Dota 2’s Patch 7.00 Is The Closest Thing To A Dota 3 We Will Ever Get

Here's the thing about Dota 3: It's never gonna happen, but it just did. Dota 2 is by far the most popular game on Steam, and will likely stay that way forever. The free-to-play game is also incredibly profitable, with a cosmetic purchase model that has made Valve never have to consider other avenues of financial success.

Because of all of this, Valve will never fracture its player base by releasing a whole new title that could only cannibalize its profit margins. Rather, they will continue to update Dota 2 until the cows come home. This can take on an incremental evolutionary change to the game, essentially traveling several miles step by step, but the underlying game has always been arcane.

For example, as a player who hasn't logged on to Dota 2 in more than two years (after it soaked up more than 2,000 hours of my life), I found watching the Boston Major to be slightly confusing. Every hero had an item that I had never seen before, Roshan was in a different place, and new heroes made certain engagements hard to follow.

Related: Dota 2's International Curse Strikes Again At The Boston Major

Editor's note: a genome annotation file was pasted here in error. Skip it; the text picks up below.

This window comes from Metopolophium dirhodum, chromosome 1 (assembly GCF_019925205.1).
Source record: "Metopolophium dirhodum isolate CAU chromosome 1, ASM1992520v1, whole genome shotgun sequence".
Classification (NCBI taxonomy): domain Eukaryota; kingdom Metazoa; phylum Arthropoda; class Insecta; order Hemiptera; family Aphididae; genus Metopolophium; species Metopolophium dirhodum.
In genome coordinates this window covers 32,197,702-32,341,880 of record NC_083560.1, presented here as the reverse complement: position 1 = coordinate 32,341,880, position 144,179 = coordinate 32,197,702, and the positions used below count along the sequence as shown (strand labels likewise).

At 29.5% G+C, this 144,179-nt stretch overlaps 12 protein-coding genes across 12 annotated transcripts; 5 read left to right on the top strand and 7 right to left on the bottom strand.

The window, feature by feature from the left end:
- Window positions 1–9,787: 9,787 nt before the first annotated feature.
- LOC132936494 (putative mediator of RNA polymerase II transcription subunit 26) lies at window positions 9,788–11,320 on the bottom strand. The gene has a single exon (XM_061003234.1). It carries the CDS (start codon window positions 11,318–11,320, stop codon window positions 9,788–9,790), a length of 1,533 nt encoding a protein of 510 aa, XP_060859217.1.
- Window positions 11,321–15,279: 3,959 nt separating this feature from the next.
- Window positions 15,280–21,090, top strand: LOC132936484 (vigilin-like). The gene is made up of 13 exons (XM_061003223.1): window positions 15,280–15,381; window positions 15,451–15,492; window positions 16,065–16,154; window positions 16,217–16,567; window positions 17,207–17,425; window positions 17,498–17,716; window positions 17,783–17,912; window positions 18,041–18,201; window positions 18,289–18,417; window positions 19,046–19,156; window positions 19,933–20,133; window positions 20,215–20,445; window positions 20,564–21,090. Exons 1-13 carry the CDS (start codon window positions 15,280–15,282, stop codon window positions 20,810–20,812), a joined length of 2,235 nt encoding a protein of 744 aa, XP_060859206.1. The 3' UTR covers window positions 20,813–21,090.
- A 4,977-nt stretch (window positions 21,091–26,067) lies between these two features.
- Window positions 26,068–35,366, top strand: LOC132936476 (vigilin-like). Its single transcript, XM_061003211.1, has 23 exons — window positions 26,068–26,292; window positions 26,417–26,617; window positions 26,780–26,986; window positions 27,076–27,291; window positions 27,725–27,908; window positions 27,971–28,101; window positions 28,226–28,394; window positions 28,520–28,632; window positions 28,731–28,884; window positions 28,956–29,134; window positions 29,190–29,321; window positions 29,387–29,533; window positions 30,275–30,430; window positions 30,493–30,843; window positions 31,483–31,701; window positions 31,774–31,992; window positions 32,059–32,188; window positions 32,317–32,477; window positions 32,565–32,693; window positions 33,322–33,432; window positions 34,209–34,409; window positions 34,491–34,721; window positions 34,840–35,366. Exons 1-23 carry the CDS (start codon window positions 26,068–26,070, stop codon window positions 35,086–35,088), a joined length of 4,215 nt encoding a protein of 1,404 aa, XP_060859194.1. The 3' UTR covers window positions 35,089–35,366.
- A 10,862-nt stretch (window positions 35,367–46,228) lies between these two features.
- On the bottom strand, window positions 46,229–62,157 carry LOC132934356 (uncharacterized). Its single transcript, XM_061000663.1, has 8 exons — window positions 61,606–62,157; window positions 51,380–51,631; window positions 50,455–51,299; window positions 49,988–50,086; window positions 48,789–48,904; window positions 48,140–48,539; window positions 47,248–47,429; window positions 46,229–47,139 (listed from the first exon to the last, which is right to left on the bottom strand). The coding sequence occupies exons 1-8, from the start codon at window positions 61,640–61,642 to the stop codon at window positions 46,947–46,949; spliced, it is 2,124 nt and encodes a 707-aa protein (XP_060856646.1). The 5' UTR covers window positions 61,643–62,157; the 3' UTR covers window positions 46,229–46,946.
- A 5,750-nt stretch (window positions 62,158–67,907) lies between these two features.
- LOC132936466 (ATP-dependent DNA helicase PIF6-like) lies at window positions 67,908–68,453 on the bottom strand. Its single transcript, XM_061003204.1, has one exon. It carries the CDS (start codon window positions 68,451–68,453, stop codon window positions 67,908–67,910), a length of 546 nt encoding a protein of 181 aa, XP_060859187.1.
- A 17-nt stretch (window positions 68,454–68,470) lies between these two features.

That being said, it was still the Dota 2 I knew before. You still pushed lanes, fought to purchase key items in response to the developments in each game, and the conclusions were still as miraculous and spectacular to watch. Put another way, Dota 2 still put its pants on one lane at a time.

But, just as the dust was settling on a staggeringly competitive grand final on the Boston Major, Valve released Patch 7.00, the closest thing to "Dota 3" we will ever get. It became very clear that Valve wasn't just releasing your standard patch, with simply a new hero and a list of small, but impactful balance changes. Basically everything we know about Dota 2 is about to change.

While Dota 2 has always evolved in small steps, Patch 7.00 is a giant leap for Dota-kind, changing the HUD, drastically changing the map, adding ground-breaking changes to hero leveling, and creating other features that will fundamentally alter the way Dota 2 is played.

I won't take up the time to go through each change individually (mostly because that would take, say, a whole multi-paged website). Suffice it to say that, while I was certainly able to follow the Boston Major, despite not entering the battlefield myself since 2014, I fear I'll be in the dark for the next major tournament.